“Yet we have a system that is neither cost-effective nor meets the needs of our citizens,”
    Perfect example that you have no idea what you are talking about. We have thousands of systems that deliver the best healthcare in the world at competitive prices. That is why 80% of people with insurance don’t want to lose what they have. What we suffer from is a failure of existing public plans. Your statement completely ignores the facts.
    “The imbalance in our system began in 1975”
    BS, it started in 1906 when Liberals started proposing plans to nationalize our healthcare. It got worst when liberals started lying about their plans to trick the public into nationalizing parts of the system even though the public clearly said year after year they were not interested.
    It got far worse when Medicare passed and government became the dominate rule maker and price setter.
    It got even worse still in 1973 when Ted Kennedy write and passed the HMO Act forcing companies against their will to offer federally subsidized HMOs. It continued to get worse year after year as the government passed more and more regulation.
    “The other factor of great influence that has led to imbalance is the dominance of investor-owned private insurance companies”
    Your really going to claim the <15% of the market investor owned insurance companies have makes them dominate?
    “There is absolutely no competitive pricing.”
    More ignorance, you obviously never heard of self funding and the 60 million people covered by it.
    “Have you or anyone you know ever negotiated the price of medical service?”
    Yes I have numerous times and know hundreds of people that have as well. Maybe you need to step out of your ivory tower and reconnect with reality. I take it you have never heard of Lasik or cosmetic surgery, if you had you would know the price continues to drop because people negotiated the price of the service lower. In your false reality you must not know how to use an internet search engine for if you did cash discount dental or cash discount medical care would show you are wrong. The fact there is a thriving medical tourism industry where people negotiate trips overseas for cheaper care shows you are wrong. Have you never once heard of bus trips to Mexico for cheaper services or Canada for drugs, what are these people doing by their actions?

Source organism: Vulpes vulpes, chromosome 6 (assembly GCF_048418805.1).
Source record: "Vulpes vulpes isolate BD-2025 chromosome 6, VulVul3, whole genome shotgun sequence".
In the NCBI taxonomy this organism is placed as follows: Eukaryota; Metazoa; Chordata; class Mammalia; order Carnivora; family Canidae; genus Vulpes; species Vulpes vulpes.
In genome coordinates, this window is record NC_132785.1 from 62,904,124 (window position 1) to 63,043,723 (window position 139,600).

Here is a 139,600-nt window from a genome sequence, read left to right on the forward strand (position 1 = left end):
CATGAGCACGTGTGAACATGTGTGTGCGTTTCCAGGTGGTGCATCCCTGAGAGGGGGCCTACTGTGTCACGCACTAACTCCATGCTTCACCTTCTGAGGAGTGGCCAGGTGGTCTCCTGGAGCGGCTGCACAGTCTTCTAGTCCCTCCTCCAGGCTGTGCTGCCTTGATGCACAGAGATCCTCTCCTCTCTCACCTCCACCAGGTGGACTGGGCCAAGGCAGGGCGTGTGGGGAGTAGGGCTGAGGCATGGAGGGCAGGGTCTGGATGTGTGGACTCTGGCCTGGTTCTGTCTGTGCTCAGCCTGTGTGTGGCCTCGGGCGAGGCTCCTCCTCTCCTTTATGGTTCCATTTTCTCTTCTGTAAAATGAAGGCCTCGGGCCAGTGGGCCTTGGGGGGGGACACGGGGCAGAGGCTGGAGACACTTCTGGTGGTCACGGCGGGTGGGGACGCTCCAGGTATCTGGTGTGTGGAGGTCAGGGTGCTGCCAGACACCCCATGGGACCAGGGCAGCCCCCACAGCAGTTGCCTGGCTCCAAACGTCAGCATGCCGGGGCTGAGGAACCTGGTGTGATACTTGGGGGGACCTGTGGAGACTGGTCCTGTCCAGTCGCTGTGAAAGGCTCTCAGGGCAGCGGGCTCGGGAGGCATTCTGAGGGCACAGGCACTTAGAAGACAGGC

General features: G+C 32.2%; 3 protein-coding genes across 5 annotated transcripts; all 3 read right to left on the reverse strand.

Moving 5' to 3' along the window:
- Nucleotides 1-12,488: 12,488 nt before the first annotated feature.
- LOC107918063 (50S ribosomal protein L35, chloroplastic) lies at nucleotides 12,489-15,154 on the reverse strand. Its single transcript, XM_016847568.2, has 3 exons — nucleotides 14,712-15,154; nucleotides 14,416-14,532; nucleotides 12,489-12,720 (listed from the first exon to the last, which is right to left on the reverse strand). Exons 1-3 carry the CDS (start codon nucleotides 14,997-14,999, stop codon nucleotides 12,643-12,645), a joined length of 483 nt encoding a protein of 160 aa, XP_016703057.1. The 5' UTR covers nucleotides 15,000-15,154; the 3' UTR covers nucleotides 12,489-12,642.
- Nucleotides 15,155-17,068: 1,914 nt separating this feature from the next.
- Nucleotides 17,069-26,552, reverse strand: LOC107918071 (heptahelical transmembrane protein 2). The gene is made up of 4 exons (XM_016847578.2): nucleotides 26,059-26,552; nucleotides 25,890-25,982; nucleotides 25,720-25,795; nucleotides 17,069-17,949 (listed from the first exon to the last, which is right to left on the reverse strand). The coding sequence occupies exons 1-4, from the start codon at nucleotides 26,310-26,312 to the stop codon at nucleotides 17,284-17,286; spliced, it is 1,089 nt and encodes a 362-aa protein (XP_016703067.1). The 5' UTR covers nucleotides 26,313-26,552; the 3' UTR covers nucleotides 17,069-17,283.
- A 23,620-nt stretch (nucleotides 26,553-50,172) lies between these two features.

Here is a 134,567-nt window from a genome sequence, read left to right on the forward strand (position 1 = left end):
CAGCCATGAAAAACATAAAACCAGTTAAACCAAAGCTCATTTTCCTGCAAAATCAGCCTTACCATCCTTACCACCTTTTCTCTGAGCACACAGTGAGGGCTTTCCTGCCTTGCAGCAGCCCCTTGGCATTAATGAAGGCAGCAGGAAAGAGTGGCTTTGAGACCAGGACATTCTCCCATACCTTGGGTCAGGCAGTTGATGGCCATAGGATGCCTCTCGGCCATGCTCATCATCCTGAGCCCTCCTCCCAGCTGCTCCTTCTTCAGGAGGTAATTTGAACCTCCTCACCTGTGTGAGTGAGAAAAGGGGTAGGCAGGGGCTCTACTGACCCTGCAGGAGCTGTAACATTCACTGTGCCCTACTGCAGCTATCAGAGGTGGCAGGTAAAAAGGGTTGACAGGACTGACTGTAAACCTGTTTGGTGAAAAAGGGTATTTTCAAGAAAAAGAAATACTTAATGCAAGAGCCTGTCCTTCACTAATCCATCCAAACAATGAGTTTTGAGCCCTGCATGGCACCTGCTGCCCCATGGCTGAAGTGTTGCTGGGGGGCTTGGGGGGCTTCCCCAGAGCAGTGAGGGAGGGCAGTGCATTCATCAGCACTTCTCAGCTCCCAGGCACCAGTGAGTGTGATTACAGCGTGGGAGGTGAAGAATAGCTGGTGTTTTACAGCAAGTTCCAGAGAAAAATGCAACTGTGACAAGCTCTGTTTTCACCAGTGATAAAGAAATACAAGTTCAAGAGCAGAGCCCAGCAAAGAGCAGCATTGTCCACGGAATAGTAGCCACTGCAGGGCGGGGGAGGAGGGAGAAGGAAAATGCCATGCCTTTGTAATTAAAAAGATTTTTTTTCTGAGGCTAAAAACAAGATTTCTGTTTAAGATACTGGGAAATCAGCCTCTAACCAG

How you can get away with writing such propagandist trash is beyond me. This is what happens when we listen to political economist who don’t have any clue what they are talking about. If you don’t even grasp the reality of the current system no wonder you can’t make an accurate comparison.

  2. Jack Churchill writes:
    > [Medicine] desperately needs an effective yardstick
    Hasn’t it been argued recently that there are yardsticks: Mayo, Kaiser, Cleveland Clinic, and Intermountain? You could say that the VA is another. Lots of people on THCB hold up every western European country as a yardstick and some few hold up the UK and Canadian systems. There are plenty of yardsticks.
    There is another yardstick too: we have some few for-profit hospital chains. If we can presume that they’re doing about the best that can be done in the current context, we can look at their EBIDTA and get an idea what ought to be possible in the not-for-profits as well. Can’t we?
    And as long as we’re dreaming, one thing that could be done is to transfer the government and every federal employee into the VA system over the next few years and watch it quickly approach the levels of the best systems. Some say it is already there, I don’t really know. Then publish, publish, publish! You’ll have your yardstick.